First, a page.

During this post, we’re going to take a look at some trees that have edible leaves. Since trees can produce prolific amounts of leaves, there is a great opportunity to access a generous supply of greens, with relatively minimal effort when compared to cultivating annual greens and salad leaves.
Linden – Tilia spp.
Tilia is a genus of about 30 species of trees or bushes, native throughout most of the temperate Northern Hemisphere. More commonly referred to as Linden or Lime, this tree is not to be confused with Citrus medica, the tree that produces actual lime fruits. Tilia cordata – Small Leaved Lime and Tilia platyphyllos – Large Leaved Lime are probably the most well known in Europe, although it can be difficult to differentiate between them sometimes as they tend to hybridise, resulting in Tilia vulgaris – Common Lime. Both trees and the hybridised form have edible leaves, in addition to producing a flower that is much valued as a herbal tea.
Overview: Lime or Linden tree is a deciduous tree that can grow up to 45m at a medium rate. This impressive height gives the tree a sense of stature and beauty, making it a good choice for the upper canopy of a forest garden or perfect a s a stand alone ornamental. It is often grown in parks. Beautiful flowers bloom for around 2 weeks between June – July, and for a few days fill the air with their rich scent. Seeds ripen in October. The species is hermaphrodite and is pollinated by Bees. It is noted for attracting wildlife and attracts aphids who deposit their honeydew droppings on the leaves in the summer (an extra treat for the forager!). Prefers moist soil and can tolerate strong winds.
Edibility: Listed on the PFAF website as 5/5. The heart shaped young leaves of the Linden tree are highly edible and are great in salads. They have a mild flavour which is considered better than lettuce, and serve well to bulk out salads. Flowers not only make a delicious tea, but have medicinal properties too, reportedly soothing anxiety and reducing fever. The sap of the Linden tree is sweet and can be made into a syrup.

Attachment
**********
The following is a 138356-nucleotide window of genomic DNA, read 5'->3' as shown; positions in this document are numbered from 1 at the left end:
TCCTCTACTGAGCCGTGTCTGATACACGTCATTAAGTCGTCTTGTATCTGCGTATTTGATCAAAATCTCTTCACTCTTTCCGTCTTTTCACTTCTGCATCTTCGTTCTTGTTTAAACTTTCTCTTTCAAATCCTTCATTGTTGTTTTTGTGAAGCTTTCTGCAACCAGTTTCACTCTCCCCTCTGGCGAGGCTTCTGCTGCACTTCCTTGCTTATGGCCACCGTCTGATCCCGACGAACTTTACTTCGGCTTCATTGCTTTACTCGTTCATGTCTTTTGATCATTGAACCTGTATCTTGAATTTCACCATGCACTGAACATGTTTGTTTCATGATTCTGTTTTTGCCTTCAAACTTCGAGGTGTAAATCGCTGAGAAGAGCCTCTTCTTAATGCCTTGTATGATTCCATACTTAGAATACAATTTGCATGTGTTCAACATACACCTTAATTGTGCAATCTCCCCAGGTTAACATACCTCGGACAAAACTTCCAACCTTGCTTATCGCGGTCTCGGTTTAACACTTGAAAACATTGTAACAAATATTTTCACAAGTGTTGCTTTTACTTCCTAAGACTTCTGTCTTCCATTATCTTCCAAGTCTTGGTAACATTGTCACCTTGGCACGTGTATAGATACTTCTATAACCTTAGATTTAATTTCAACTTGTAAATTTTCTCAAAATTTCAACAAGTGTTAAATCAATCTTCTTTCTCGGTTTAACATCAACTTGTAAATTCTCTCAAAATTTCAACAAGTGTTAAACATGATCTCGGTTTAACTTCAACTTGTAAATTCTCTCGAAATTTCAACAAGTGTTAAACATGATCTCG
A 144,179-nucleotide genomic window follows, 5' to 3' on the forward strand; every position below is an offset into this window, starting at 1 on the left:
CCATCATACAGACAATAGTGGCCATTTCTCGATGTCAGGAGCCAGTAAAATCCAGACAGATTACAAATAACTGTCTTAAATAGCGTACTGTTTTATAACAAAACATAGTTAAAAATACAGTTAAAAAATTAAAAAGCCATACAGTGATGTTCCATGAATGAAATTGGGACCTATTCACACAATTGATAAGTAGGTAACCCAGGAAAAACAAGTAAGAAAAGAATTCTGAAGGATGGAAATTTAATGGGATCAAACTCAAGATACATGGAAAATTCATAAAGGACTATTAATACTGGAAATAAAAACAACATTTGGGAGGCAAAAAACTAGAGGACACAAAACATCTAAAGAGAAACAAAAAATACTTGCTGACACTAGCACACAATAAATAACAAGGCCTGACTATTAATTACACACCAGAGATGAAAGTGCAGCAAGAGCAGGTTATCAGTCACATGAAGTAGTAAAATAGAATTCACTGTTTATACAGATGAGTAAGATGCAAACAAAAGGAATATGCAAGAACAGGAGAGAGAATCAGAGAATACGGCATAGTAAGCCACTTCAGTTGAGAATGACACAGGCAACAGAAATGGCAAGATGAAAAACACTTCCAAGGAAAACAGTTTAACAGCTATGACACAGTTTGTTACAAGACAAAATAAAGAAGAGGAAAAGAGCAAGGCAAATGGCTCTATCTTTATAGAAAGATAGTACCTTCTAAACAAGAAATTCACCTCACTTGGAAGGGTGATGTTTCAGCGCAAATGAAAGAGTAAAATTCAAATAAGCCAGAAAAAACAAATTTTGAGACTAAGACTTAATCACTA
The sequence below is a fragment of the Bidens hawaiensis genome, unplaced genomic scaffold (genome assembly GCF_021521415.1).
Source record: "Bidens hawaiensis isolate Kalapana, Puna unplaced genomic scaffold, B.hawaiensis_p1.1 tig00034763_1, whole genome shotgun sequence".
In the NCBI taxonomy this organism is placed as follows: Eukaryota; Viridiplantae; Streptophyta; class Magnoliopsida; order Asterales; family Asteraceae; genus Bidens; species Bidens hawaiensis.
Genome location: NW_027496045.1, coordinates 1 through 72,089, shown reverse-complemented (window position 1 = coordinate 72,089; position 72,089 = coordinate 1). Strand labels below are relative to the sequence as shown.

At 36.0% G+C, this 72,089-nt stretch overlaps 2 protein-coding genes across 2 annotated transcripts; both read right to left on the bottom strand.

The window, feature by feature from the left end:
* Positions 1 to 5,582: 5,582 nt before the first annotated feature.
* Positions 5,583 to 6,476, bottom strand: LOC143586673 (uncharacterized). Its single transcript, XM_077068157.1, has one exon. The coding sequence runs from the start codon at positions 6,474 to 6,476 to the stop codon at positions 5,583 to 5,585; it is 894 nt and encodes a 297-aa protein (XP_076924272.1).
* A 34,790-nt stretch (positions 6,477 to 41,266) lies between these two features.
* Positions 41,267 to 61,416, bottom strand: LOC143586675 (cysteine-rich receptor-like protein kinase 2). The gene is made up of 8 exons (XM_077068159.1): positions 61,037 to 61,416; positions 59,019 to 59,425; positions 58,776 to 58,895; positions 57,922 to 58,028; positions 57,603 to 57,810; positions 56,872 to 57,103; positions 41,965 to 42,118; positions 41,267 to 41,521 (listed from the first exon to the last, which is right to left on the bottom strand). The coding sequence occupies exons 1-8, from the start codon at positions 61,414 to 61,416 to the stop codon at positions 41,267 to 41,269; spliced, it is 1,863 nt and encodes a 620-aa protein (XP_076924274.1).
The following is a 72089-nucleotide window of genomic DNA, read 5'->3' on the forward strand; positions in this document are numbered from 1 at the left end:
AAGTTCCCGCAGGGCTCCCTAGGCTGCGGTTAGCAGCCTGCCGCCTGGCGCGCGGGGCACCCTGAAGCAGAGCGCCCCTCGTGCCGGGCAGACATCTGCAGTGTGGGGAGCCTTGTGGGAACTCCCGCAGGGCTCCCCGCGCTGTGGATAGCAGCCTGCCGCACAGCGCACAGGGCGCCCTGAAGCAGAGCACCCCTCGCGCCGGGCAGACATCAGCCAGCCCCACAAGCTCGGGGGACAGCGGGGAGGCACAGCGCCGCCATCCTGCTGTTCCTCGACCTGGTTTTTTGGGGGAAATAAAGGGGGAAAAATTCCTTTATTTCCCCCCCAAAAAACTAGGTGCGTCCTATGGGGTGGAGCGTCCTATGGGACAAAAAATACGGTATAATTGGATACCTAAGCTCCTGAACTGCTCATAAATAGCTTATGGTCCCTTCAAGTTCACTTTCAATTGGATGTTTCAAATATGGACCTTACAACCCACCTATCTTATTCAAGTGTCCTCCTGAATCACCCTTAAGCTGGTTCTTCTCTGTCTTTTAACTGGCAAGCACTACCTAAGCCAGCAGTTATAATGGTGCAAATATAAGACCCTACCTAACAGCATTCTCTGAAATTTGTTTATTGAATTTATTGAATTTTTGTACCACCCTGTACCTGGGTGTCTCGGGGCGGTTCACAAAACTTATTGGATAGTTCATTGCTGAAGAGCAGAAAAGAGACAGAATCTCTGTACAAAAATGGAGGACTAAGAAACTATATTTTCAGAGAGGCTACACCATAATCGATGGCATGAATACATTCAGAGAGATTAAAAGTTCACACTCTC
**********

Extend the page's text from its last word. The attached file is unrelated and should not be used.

Where and When to Harvest: The leaves are best when eaten young in May, but fortunately because of the tree’s suckering nature, young leaves can be found pretty much throughout the whole summer as the tree puts out new growth on the suckers at the base. Flowers should be harvested a day or 2 after opening when they are at their most potent. Can be spread out on brown paper to dry, ideally in a well ventilated and dark room.
Top Tip: Look for the young leaves that are shiny, as these have the best flavour and texture.
Hawthorn – Crataegus monogyna
C. monogyna is a widely known shrub or small tree belonging to the Rosaceae family. It’s showy, white flowers often bloom on May day, marking the height of springtime in a stunning way. Historically, Hawthorn has an established reputation of being highly effective in regulating blood pressure, and it’s an interesting plant to the forager and perhaps somewhat surprisingly, can be a wonderful addition to the edible forest garden.
Overview: Hawthorn is a deciduous shrub or small tree growing to 6m in height at a medium rate. The beautiful flowers have inspired artists for years, and they make an excellent hedging plant, providing valuable food for a variety of insects. Blooms in May an impressive display and the species is hermaphrodite with flies and midges being the main pollinators. Seeds ripen from October to November. Grows in a variety of soil types and can tolerate drought.
Where and When to Harvest: The leaves can only really be eaten when they are very young, around the end of April, when still make a perfectly acceptable spring green for salads. Flowers should be harvested freshly when they bloom in early May. The Hawberries can be harvested when fully ripe and ideally after the first frost. They taste a little like apples.
Morus alba – White Mulberry
Hardy Rubber Tree – Eucommia ulmoides
Although these plants have been used for centuries in the kitchen by some, as with any plants we consume, it’s worth doing your own research first. For example, there are some reports of toxicity with Lime flowers and Mulberry leaves, but many people report no issues at all. We have certainly been drinking Lime flower tea for decades with no adverse effects.
Other Woody Perennials with Edible Leaves
Here are a few more trees and shrubs with edible leaves